|02-21-2006 09:27 PM|
|teflon_jones||After growing up around lots and lots of boats and seeing all the problems with I/O units, and especially how tough it is to work on them, I'll always get an outboard. One handy thing that I've had to take advantage of before is using a rope to pull start an outboard when the battery wouldn't do it. It's not easy to turn over a 200HP outboard with a rope starter, but you can do it if you're persistent!|
|02-21-2006 12:33 PM|
|juro||AWESOME! Nice conversion dude.|
|02-21-2006 12:31 PM|
After tons of problems with our I/O we finally got sick of it and switched to an outboard mounted on a bracket. The engine had its maiden voyage on Christmas day and has been out a few times since. We have some hours left on the break-in period but so far things are great. On the up-side 1. we have an engine we can rely upon, 2. less weight so our scups are higher, 3. a lot more room aft, 4. a swim platform to aid our scuba adventures, 5. the hole shot is increadible, 6. low speed manuverability is greatly increased, 7. high speed control is increased, 8. it will be easier for us to work on. On the down side 1. We lost speed and horses but we never had the old engine to WOT and we were uncomfortable taking it over 30 kts and we have had the new one up to 33 kts comfortably so this probably should go on the upside, 2. We predict a loss of 1mpg.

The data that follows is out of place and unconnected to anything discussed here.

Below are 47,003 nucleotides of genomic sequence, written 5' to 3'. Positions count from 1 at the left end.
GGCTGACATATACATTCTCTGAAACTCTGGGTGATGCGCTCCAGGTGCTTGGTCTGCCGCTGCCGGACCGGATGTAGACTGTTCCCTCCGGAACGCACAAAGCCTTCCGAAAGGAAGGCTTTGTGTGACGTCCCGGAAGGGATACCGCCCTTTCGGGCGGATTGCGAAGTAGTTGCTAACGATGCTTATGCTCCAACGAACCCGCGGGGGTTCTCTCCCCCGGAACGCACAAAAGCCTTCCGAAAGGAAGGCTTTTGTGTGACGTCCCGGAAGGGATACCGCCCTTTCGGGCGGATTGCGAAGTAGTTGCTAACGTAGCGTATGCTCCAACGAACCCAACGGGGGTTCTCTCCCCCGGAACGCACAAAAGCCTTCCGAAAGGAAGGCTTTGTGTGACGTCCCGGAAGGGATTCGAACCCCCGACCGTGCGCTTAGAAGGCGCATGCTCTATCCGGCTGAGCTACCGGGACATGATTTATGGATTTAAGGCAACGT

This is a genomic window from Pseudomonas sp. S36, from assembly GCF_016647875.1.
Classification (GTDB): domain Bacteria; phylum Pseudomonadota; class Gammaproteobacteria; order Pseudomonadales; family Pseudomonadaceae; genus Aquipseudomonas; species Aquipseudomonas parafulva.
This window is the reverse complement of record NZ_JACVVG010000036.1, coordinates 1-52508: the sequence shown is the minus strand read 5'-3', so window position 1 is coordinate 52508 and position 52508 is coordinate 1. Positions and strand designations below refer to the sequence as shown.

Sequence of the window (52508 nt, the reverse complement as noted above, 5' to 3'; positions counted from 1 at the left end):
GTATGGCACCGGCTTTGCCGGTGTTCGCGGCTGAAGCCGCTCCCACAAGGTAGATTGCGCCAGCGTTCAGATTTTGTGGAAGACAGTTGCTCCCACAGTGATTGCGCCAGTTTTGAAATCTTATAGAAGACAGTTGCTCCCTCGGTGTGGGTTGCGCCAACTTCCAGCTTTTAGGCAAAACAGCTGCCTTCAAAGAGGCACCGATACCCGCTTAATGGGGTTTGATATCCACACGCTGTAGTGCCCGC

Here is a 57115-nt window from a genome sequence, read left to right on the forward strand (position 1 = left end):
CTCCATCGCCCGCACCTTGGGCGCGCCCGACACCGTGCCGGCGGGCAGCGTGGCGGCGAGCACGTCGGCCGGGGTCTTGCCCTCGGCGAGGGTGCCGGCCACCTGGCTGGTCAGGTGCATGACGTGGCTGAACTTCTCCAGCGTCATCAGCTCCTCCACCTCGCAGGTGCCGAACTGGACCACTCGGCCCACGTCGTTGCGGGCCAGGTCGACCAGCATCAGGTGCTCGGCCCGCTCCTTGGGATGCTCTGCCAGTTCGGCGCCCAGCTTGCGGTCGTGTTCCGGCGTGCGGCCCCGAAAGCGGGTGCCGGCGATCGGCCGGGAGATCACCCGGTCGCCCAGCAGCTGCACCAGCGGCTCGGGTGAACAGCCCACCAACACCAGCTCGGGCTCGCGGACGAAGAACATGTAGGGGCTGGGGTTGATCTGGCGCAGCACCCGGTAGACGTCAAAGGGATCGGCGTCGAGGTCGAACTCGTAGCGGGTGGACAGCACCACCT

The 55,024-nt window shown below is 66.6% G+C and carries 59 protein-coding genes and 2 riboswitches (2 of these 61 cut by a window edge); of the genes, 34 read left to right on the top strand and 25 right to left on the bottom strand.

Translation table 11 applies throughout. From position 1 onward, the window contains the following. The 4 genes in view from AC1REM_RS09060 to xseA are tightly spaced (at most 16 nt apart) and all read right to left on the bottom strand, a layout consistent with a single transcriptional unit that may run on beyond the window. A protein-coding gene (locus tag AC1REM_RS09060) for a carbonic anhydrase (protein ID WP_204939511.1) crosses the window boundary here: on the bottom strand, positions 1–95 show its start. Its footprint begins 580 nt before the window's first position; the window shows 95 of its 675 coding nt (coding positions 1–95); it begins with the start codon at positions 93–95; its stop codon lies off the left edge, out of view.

The process was really pretty easy. We removed the old engine, took up part of the sole aft, sealed the outdrive hole, added significantly to the transom, added some seriously hefty transom supports, sand and epoxy (4 coats), attached the mount, installed the new engine, test, and sea trial on Christmas day. All told it was probably less than 40 hours of work.
attached is the before and after.